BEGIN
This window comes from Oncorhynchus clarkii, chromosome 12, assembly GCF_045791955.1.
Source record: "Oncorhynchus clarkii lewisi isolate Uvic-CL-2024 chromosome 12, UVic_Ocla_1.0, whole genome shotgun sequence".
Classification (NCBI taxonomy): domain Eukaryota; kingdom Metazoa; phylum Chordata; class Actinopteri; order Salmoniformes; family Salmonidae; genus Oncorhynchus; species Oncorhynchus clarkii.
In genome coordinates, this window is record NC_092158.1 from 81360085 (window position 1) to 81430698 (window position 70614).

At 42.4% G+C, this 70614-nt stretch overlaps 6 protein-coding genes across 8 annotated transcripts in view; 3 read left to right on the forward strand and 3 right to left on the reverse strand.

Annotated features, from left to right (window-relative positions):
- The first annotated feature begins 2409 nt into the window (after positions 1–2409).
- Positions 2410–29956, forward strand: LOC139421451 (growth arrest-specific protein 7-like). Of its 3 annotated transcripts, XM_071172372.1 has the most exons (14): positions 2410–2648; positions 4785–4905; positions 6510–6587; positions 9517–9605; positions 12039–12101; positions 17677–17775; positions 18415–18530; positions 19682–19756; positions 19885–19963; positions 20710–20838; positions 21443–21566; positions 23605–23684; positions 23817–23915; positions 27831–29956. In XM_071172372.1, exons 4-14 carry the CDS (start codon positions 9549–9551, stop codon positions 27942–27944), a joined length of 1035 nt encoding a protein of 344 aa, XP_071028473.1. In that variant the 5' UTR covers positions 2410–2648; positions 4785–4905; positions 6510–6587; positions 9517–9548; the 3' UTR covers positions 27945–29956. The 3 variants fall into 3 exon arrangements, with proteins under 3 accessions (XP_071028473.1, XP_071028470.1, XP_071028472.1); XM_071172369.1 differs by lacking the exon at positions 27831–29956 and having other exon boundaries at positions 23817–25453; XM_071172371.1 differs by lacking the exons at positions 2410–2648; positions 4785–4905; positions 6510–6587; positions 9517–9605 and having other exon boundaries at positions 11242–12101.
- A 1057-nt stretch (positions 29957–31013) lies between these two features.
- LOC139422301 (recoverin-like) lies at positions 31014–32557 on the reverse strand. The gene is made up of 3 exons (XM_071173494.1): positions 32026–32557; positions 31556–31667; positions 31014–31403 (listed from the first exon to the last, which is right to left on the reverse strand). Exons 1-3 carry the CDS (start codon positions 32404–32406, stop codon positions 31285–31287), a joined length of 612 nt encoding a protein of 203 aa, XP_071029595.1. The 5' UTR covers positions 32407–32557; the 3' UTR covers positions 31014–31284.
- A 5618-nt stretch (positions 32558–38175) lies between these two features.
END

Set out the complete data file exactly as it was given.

This window comes from Oncorhynchus clarkii, chromosome 12, assembly GCF_045791955.1.
Source record: "Oncorhynchus clarkii lewisi isolate Uvic-CL-2024 chromosome 12, UVic_Ocla_1.0, whole genome shotgun sequence".
Classification (NCBI taxonomy): domain Eukaryota; kingdom Metazoa; phylum Chordata; class Actinopteri; order Salmoniformes; family Salmonidae; genus Oncorhynchus; species Oncorhynchus clarkii.
In genome coordinates, this window is record NC_092158.1 from 81360085 (window position 1) to 81430698 (window position 70614).

At 42.4% G+C, this 70614-nt stretch overlaps 6 protein-coding genes across 8 annotated transcripts in view; 3 read left to right on the forward strand and 3 right to left on the reverse strand.

Annotated features, from left to right (window-relative positions):
- The first annotated feature begins 2409 nt into the window (after positions 1–2409).
- Positions 2410–29956, forward strand: LOC139421451 (growth arrest-specific protein 7-like). Of its 3 annotated transcripts, XM_071172372.1 has the most exons (14): positions 2410–2648; positions 4785–4905; positions 6510–6587; positions 9517–9605; positions 12039–12101; positions 17677–17775; positions 18415–18530; positions 19682–19756; positions 19885–19963; positions 20710–20838; positions 21443–21566; positions 23605–23684; positions 23817–23915; positions 27831–29956. In XM_071172372.1, exons 4-14 carry the CDS (start codon positions 9549–9551, stop codon positions 27942–27944), a joined length of 1035 nt encoding a protein of 344 aa, XP_071028473.1. In that variant the 5' UTR covers positions 2410–2648; positions 4785–4905; positions 6510–6587; positions 9517–9548; the 3' UTR covers positions 27945–29956. The 3 variants fall into 3 exon arrangements, with proteins under 3 accessions (XP_071028473.1, XP_071028470.1, XP_071028472.1); XM_071172369.1 differs by lacking the exon at positions 27831–29956 and having other exon boundaries at positions 23817–25453; XM_071172371.1 differs by lacking the exons at positions 2410–2648; positions 4785–4905; positions 6510–6587; positions 9517–9605 and having other exon boundaries at positions 11242–12101.
- A 1057-nt stretch (positions 29957–31013) lies between these two features.
- LOC139422301 (recoverin-like) lies at positions 31014–32557 on the reverse strand. The gene is made up of 3 exons (XM_071173494.1): positions 32026–32557; positions 31556–31667; positions 31014–31403 (listed from the first exon to the last, which is right to left on the reverse strand). Exons 1-3 carry the CDS (start codon positions 32404–32406, stop codon positions 31285–31287), a joined length of 612 nt encoding a protein of 203 aa, XP_071029595.1. The 5' UTR covers positions 32407–32557; the 3' UTR covers positions 31014–31284.
- A 5618-nt stretch (positions 32558–38175) lies between these two features.